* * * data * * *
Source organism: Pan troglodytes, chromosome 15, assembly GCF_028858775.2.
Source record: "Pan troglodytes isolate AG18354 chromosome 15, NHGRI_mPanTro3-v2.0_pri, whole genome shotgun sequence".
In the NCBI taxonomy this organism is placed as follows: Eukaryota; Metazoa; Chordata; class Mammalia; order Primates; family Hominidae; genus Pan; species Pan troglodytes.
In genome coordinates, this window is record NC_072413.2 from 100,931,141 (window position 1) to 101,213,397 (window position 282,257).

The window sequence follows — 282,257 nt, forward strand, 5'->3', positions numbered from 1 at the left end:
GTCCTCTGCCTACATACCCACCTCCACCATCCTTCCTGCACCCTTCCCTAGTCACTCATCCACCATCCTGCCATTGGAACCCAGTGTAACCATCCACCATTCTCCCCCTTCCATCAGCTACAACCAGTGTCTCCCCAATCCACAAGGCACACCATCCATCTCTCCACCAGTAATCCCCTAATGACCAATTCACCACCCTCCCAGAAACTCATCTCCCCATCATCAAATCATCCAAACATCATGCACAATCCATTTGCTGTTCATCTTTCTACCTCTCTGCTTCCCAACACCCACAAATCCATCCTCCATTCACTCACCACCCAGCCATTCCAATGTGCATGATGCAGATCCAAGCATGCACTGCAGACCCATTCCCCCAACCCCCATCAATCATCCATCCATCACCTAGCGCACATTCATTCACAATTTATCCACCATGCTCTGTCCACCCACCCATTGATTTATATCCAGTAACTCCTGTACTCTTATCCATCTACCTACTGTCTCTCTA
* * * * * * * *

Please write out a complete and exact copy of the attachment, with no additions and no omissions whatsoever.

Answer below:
Source organism: Pan troglodytes, chromosome 15, assembly GCF_028858775.2.
Source record: "Pan troglodytes isolate AG18354 chromosome 15, NHGRI_mPanTro3-v2.0_pri, whole genome shotgun sequence".
In the NCBI taxonomy this organism is placed as follows: Eukaryota; Metazoa; Chordata; class Mammalia; order Primates; family Hominidae; genus Pan; species Pan troglodytes.
In genome coordinates, this window is record NC_072413.2 from 100,931,141 (window position 1) to 101,213,397 (window position 282,257).

The window sequence follows — 282,257 nt, forward strand, 5'->3', positions numbered from 1 at the left end:
GTCCTCTGCCTACATACCCACCTCCACCATCCTTCCTGCACCCTTCCCTAGTCACTCATCCACCATCCTGCCATTGGAACCCAGTGTAACCATCCACCATTCTCCCCCTTCCATCAGCTACAACCAGTGTCTCCCCAATCCACAAGGCACACCATCCATCTCTCCACCAGTAATCCCCTAATGACCAATTCACCACCCTCCCAGAAACTCATCTCCCCATCATCAAATCATCCAAACATCATGCACAATCCATTTGCTGTTCATCTTTCTACCTCTCTGCTTCCCAACACCCACAAATCCATCCTCCATTCACTCACCACCCAGCCATTCCAATGTGCATGATGCAGATCCAAGCATGCACTGCAGACCCATTCCCCCAACCCCCATCAATCATCCATCCATCACCTAGCGCACATTCATTCACAATTTATCCACCATGCTCTGTCCACCCACCCATTGATTTATATCCAGTAACTCCTGTACTCTTATCCATCTACCTACTGTCTCTCTA